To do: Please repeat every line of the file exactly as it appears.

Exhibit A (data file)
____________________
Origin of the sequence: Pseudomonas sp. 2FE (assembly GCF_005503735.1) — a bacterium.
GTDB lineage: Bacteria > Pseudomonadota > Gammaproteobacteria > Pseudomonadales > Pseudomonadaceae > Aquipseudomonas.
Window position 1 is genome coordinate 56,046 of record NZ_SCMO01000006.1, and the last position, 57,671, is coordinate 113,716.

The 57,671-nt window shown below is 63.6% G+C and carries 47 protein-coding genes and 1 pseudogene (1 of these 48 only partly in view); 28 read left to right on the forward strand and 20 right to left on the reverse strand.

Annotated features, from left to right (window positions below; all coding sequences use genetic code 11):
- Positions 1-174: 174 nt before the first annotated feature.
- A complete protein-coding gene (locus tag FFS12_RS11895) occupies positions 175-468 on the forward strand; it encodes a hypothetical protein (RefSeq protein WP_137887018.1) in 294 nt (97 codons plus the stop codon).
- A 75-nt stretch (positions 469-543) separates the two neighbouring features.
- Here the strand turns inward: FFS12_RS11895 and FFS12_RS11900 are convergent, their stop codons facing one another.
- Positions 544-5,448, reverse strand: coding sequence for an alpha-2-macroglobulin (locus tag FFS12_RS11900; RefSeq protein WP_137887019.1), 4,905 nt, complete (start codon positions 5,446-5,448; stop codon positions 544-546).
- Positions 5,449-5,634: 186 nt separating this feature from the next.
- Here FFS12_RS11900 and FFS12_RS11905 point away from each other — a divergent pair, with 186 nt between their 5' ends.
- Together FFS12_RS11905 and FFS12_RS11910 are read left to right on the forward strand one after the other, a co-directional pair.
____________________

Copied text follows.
Origin of the sequence: Pseudomonas sp. 2FE (assembly GCF_005503735.1) — a bacterium.
GTDB lineage: Bacteria > Pseudomonadota > Gammaproteobacteria > Pseudomonadales > Pseudomonadaceae > Aquipseudomonas.
Window position 1 is genome coordinate 56,046 of record NZ_SCMO01000006.1, and the last position, 57,671, is coordinate 113,716.

The 57,671-nt window shown below is 63.6% G+C and carries 47 protein-coding genes and 1 pseudogene (1 of these 48 only partly in view); 28 read left to right on the forward strand and 20 right to left on the reverse strand.

Annotated features, from left to right (window positions below; all coding sequences use genetic code 11):
- Positions 1-174: 174 nt before the first annotated feature.
- A complete protein-coding gene (locus tag FFS12_RS11895) occupies positions 175-468 on the forward strand; it encodes a hypothetical protein (RefSeq protein WP_137887018.1) in 294 nt (97 codons plus the stop codon).
- A 75-nt stretch (positions 469-543) separates the two neighbouring features.
- Here the strand turns inward: FFS12_RS11895 and FFS12_RS11900 are convergent, their stop codons facing one another.
- Positions 544-5,448, reverse strand: coding sequence for an alpha-2-macroglobulin (locus tag FFS12_RS11900; RefSeq protein WP_137887019.1), 4,905 nt, complete (start codon positions 5,446-5,448; stop codon positions 544-546).
- Positions 5,449-5,634: 186 nt separating this feature from the next.
- Here FFS12_RS11900 and FFS12_RS11905 point away from each other — a divergent pair, with 186 nt between their 5' ends.
- Together FFS12_RS11905 and FFS12_RS11910 are read left to right on the forward strand one after the other, a co-directional pair.